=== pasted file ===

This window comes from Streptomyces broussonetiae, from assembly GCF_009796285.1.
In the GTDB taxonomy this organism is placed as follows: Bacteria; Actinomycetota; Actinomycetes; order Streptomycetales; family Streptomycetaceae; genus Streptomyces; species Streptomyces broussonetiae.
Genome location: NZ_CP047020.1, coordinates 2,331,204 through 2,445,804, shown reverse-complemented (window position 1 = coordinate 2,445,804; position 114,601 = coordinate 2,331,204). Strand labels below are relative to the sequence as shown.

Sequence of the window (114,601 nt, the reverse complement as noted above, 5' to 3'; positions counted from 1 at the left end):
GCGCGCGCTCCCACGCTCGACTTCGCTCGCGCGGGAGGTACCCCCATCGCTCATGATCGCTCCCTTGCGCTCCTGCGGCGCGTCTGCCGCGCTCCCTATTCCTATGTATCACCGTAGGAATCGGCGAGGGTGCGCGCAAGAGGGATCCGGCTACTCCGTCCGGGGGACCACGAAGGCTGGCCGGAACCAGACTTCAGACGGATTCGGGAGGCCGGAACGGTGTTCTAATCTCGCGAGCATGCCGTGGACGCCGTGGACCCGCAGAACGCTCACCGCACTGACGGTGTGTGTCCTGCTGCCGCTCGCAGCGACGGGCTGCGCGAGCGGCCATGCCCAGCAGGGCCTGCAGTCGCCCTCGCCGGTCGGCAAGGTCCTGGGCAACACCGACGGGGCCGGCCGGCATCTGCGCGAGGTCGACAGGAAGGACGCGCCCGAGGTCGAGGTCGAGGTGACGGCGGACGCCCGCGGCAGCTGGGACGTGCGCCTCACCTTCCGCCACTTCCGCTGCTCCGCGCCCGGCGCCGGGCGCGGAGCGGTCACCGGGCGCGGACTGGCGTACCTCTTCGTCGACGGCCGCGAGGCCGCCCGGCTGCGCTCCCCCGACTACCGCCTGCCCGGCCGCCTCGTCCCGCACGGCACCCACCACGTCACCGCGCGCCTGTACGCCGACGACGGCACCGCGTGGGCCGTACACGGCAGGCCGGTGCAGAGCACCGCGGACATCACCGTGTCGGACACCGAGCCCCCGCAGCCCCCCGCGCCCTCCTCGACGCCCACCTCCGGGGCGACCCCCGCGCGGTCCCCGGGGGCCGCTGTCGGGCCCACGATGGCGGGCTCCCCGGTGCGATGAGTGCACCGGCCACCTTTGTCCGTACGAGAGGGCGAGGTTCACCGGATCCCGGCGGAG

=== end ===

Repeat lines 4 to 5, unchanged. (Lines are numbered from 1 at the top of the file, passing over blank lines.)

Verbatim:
Sequence of the window (114,601 nt, the reverse complement as noted above, 5' to 3'; positions counted from 1 at the left end):
GCGCGCGCTCCCACGCTCGACTTCGCTCGCGCGGGAGGTACCCCCATCGCTCATGATCGCTCCCTTGCGCTCCTGCGGCGCGTCTGCCGCGCTCCCTATTCCTATGTATCACCGTAGGAATCGGCGAGGGTGCGCGCAAGAGGGATCCGGCTACTCCGTCCGGGGGACCACGAAGGCTGGCCGGAACCAGACTTCAGACGGATTCGGGAGGCCGGAACGGTGTTCTAATCTCGCGAGCATGCCGTGGACGCCGTGGACCCGCAGAACGCTCACCGCACTGACGGTGTGTGTCCTGCTGCCGCTCGCAGCGACGGGCTGCGCGAGCGGCCATGCCCAGCAGGGCCTGCAGTCGCCCTCGCCGGTCGGCAAGGTCCTGGGCAACACCGACGGGGCCGGCCGGCATCTGCGCGAGGTCGACAGGAAGGACGCGCCCGAGGTCGAGGTCGAGGTGACGGCGGACGCCCGCGGCAGCTGGGACGTGCGCCTCACCTTCCGCCACTTCCGCTGCTCCGCGCCCGGCGCCGGGCGCGGAGCGGTCACCGGGCGCGGACTGGCGTACCTCTTCGTCGACGGCCGCGAGGCCGCCCGGCTGCGCTCCCCCGACTACCGCCTGCCCGGCCGCCTCGTCCCGCACGGCACCCACCACGTCACCGCGCGCCTGTACGCCGACGACGGCACCGCGTGGGCCGTACACGGCAGGCCGGTGCAGAGCACCGCGGACATCACCGTGTCGGACACCGAGCCCCCGCAGCCCCCCGCGCCCTCCTCGACGCCCACCTCCGGGGCGACCCCCGCGCGGTCCCCGGGGGCCGCTGTCGGGCCCACGATGGCGGGCTCCCCGGTGCGATGAGTGCACCGGCCACCTTTGTCCGTACGAGAGGGCGAGGTTCACCGGATCCCGGCGGAG